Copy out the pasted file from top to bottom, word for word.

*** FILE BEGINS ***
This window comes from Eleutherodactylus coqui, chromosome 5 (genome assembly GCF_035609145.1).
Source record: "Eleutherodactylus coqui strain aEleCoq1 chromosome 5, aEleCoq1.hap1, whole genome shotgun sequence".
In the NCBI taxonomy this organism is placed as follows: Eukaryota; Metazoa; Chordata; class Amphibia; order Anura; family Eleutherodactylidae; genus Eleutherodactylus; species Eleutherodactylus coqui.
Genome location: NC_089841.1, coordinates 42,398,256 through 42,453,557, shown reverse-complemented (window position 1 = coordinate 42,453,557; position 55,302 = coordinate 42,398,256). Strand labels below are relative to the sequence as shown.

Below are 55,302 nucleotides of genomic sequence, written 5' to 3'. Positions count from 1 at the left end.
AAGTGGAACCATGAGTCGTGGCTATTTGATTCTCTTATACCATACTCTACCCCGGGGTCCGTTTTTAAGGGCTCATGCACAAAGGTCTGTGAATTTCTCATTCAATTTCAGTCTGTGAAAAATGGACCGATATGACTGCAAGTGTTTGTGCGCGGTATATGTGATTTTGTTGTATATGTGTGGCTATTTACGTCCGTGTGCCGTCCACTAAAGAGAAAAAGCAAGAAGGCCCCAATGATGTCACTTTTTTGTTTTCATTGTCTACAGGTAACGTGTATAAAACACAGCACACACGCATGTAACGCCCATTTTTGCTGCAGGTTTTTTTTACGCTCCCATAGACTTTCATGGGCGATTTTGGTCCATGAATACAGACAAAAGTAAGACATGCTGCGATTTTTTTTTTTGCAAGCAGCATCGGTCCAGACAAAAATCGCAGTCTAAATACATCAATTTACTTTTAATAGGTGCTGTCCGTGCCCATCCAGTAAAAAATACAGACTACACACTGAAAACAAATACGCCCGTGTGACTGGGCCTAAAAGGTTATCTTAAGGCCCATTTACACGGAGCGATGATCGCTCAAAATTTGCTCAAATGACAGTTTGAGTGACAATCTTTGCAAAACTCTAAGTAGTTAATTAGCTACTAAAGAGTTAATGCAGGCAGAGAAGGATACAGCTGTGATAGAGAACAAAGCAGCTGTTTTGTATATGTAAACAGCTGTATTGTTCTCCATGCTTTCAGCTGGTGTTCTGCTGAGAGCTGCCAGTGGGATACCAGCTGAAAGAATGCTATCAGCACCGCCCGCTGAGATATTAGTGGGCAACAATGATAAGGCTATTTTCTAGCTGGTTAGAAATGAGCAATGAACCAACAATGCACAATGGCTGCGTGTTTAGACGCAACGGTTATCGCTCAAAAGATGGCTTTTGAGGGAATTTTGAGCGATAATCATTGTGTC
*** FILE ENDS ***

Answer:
This window comes from Eleutherodactylus coqui, chromosome 5 (genome assembly GCF_035609145.1).
Source record: "Eleutherodactylus coqui strain aEleCoq1 chromosome 5, aEleCoq1.hap1, whole genome shotgun sequence".
In the NCBI taxonomy this organism is placed as follows: Eukaryota; Metazoa; Chordata; class Amphibia; order Anura; family Eleutherodactylidae; genus Eleutherodactylus; species Eleutherodactylus coqui.
Genome location: NC_089841.1, coordinates 42,398,256 through 42,453,557, shown reverse-complemented (window position 1 = coordinate 42,453,557; position 55,302 = coordinate 42,398,256). Strand labels below are relative to the sequence as shown.

Below are 55,302 nucleotides of genomic sequence, written 5' to 3'. Positions count from 1 at the left end.
AAGTGGAACCATGAGTCGTGGCTATTTGATTCTCTTATACCATACTCTACCCCGGGGTCCGTTTTTAAGGGCTCATGCACAAAGGTCTGTGAATTTCTCATTCAATTTCAGTCTGTGAAAAATGGACCGATATGACTGCAAGTGTTTGTGCGCGGTATATGTGATTTTGTTGTATATGTGTGGCTATTTACGTCCGTGTGCCGTCCACTAAAGAGAAAAAGCAAGAAGGCCCCAATGATGTCACTTTTTTGTTTTCATTGTCTACAGGTAACGTGTATAAAACACAGCACACACGCATGTAACGCCCATTTTTGCTGCAGGTTTTTTTTACGCTCCCATAGACTTTCATGGGCGATTTTGGTCCATGAATACAGACAAAAGTAAGACATGCTGCGATTTTTTTTTTTGCAAGCAGCATCGGTCCAGACAAAAATCGCAGTCTAAATACATCAATTTACTTTTAATAGGTGCTGTCCGTGCCCATCCAGTAAAAAATACAGACTACACACTGAAAACAAATACGCCCGTGTGACTGGGCCTAAAAGGTTATCTTAAGGCCCATTTACACGGAGCGATGATCGCTCAAAATTTGCTCAAATGACAGTTTGAGTGACAATCTTTGCAAAACTCTAAGTAGTTAATTAGCTACTAAAGAGTTAATGCAGGCAGAGAAGGATACAGCTGTGATAGAGAACAAAGCAGCTGTTTTGTATATGTAAACAGCTGTATTGTTCTCCATGCTTTCAGCTGGTGTTCTGCTGAGAGCTGCCAGTGGGATACCAGCTGAAAGAATGCTATCAGCACCGCCCGCTGAGATATTAGTGGGCAACAATGATAAGGCTATTTTCTAGCTGGTTAGAAATGAGCAATGAACCAACAATGCACAATGGCTGCGTGTTTAGACGCAACGGTTATCGCTCAAAAGATGGCTTTTGAGGGAATTTTGAGCGATAATCATTGTGTC